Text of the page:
Grand theft is the unlawful taking of someone else’s property, which is valued as $950.00 or more. This offense is called a wobbler and can be charged as a misdemeanor or a felony. Subsequently, the penalties vary depending on whether the District Attorney charges the defendant as a misdemeanor or felony. The prosecutor has the choice to charge the crime under either criterion.
TABLE OF CONTENTS:
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- What does the law say?
- What are the penalties for a conviction under PC 487?
- Can I get more jail time if the price of the item taken was more?
- What are the common defenses to a Grand Theft charge?
- What are the penalties for theft of a firearm?
What does the “Grand Theft” law say?
The application of the law is very similar to Petty Theft, however with one major difference, that the value of the property exceeds $950.00. Penal Code 487 states that Grand theft is theft committed in any of the following cases: (a) When the money, labor, or real or personal property taken is of a value exceeding nine hundred fifty dollars ($950).
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What are the penalties for a conviction under PC 487?
As mentioned earlier, Grand Theft is a wobbler offense and may be charged as either a misdemenaor or as a felony. If the grand theft is a misdemeanor, the defendant may be sentenced to up to one year in county jail. If convicted of a felony, the defendant may face up to three years in California State prison. Additionally, if the theft is of a firearm, it is an automatic felony and also counts as one strike on the defendant’s record.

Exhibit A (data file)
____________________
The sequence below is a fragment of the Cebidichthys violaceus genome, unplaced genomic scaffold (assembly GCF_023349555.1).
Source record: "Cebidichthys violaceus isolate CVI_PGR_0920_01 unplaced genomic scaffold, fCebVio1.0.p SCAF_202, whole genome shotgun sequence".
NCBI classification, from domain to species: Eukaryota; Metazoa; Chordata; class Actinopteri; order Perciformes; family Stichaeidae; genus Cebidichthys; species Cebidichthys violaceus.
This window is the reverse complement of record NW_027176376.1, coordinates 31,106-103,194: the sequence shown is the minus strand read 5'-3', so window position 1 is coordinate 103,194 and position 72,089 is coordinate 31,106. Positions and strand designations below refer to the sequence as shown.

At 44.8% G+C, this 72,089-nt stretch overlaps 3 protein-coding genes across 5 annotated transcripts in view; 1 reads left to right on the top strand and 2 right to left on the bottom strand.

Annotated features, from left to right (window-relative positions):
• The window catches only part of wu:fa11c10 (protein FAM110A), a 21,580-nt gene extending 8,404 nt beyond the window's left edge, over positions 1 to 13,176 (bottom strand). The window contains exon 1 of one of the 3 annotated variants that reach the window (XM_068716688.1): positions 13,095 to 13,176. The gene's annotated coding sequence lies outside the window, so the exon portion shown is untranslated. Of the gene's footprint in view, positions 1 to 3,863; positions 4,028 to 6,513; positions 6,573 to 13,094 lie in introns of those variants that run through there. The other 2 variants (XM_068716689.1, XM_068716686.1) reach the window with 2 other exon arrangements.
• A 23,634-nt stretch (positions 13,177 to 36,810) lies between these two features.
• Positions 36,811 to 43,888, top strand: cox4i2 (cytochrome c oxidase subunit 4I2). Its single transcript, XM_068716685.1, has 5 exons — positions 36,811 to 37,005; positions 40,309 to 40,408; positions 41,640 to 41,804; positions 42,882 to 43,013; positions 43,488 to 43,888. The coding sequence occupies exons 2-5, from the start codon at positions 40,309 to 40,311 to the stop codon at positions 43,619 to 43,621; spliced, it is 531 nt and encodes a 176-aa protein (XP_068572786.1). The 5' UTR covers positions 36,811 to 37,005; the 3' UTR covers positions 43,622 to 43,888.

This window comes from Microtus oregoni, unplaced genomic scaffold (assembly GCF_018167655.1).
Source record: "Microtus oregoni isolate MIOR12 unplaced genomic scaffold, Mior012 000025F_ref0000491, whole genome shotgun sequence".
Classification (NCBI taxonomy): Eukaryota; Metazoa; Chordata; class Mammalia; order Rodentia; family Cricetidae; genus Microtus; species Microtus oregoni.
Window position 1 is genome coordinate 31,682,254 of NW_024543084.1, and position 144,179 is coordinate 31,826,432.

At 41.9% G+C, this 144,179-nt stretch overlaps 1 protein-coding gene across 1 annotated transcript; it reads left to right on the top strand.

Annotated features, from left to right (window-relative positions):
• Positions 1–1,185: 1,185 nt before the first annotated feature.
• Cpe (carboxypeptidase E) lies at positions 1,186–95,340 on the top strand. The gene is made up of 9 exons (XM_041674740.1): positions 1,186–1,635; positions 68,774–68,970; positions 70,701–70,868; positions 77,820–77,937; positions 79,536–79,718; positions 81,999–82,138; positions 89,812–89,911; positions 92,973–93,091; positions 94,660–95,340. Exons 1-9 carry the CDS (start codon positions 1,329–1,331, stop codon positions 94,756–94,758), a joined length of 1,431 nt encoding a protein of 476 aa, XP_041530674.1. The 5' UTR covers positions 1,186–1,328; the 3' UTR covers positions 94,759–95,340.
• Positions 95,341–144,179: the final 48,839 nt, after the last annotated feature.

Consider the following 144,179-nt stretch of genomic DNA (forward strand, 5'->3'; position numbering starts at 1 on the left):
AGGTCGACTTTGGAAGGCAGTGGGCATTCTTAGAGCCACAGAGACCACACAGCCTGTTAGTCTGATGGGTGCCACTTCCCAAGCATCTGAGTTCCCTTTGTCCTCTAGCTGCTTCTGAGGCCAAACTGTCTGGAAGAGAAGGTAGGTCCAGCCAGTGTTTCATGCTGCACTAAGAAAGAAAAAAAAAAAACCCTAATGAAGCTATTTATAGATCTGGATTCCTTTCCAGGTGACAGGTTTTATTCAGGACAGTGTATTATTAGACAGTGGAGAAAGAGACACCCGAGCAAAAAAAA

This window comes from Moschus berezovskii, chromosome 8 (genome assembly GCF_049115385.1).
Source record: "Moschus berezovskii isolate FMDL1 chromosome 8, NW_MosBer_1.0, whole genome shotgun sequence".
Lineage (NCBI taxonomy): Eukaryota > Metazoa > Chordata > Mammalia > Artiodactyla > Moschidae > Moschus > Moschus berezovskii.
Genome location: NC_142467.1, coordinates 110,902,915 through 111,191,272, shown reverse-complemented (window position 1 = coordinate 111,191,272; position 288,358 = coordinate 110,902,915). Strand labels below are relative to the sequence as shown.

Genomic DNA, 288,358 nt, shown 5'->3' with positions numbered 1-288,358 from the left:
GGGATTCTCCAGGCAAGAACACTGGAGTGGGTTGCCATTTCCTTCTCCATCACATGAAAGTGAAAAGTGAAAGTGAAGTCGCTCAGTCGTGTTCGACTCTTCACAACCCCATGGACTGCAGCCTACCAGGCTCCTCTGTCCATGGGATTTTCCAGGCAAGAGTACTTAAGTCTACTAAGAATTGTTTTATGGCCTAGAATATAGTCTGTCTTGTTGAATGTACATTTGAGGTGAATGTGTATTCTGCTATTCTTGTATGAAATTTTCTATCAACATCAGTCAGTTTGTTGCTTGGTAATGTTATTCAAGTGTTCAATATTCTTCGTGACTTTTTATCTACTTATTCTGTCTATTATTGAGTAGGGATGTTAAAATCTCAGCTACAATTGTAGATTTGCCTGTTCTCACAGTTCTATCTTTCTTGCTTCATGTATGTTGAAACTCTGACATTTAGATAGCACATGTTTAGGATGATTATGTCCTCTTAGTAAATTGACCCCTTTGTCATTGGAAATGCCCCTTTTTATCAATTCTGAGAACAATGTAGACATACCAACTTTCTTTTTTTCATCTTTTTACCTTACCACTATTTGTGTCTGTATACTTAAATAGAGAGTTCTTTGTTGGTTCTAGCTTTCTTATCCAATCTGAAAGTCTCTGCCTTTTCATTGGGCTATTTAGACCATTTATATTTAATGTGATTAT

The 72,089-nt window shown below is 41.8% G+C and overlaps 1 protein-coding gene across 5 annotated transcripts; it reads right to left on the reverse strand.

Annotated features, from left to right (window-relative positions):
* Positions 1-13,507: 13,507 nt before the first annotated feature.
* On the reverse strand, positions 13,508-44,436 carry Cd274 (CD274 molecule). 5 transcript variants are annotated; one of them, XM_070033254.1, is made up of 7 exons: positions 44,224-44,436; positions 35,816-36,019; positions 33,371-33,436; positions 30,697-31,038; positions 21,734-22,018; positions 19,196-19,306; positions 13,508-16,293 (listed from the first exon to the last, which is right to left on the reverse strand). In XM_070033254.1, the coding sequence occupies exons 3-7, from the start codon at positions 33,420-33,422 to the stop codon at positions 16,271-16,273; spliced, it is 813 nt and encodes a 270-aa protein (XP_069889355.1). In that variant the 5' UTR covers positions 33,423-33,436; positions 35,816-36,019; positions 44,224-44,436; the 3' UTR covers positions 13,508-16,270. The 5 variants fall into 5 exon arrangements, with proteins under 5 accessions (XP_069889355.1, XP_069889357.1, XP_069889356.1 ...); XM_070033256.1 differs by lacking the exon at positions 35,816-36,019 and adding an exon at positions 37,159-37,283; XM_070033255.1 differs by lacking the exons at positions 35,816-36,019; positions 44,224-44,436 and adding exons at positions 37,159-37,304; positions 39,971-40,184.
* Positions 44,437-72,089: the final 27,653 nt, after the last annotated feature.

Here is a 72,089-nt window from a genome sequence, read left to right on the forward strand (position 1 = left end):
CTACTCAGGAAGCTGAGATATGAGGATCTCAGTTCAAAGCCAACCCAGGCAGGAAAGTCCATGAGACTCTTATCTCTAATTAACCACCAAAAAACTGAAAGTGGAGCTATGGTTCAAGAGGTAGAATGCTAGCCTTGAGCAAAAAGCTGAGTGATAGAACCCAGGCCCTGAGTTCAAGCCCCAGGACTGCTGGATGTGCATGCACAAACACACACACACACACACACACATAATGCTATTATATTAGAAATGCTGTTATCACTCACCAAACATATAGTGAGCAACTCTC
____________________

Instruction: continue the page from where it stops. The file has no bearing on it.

Can I get more jail time if the price of the item taken was more?
Yes, you may. Grand theft also carries several enhancements statutes which were enacted to deter such crimes and increase the level of culpability for theft of items of greater value. A sentence enhancement is additional, consecutive time, attached to a conviction if there are specific circumstances involved. The enhancements for grand theft are:
- An additional one (1) year if the value of the property taken exceeds $65,000
- An additional two (2) years if the value of the property taken exceeds $200,000
- An additional three (3) years if the value of the property taken exceeds $1,300,000, and
- An additional four (4) years if the value of the property taken exceeds $3,200,000
What are the common defenses to a Grand Theft charge?
Some of the common defenses used in defending the charge of the theft include, but are not limited to the follow:
- Lack of intent to steal
- Claim of right to the property
- Accusations presented are false
- Defendant had consent from the owner
What are the penalties for theft of a firearm?
Grand theft of a firearm is an outright felony. The District Attorney’s office does not have the discretion to file this charge as a misdemeanor. The conviction of Grand Theft Firearm is sixteen (16) months, two (2) years, or three (3) years in state prison. Also, note that this crime is defined as a “serious” felony and is subject to the California Three Strikes Law.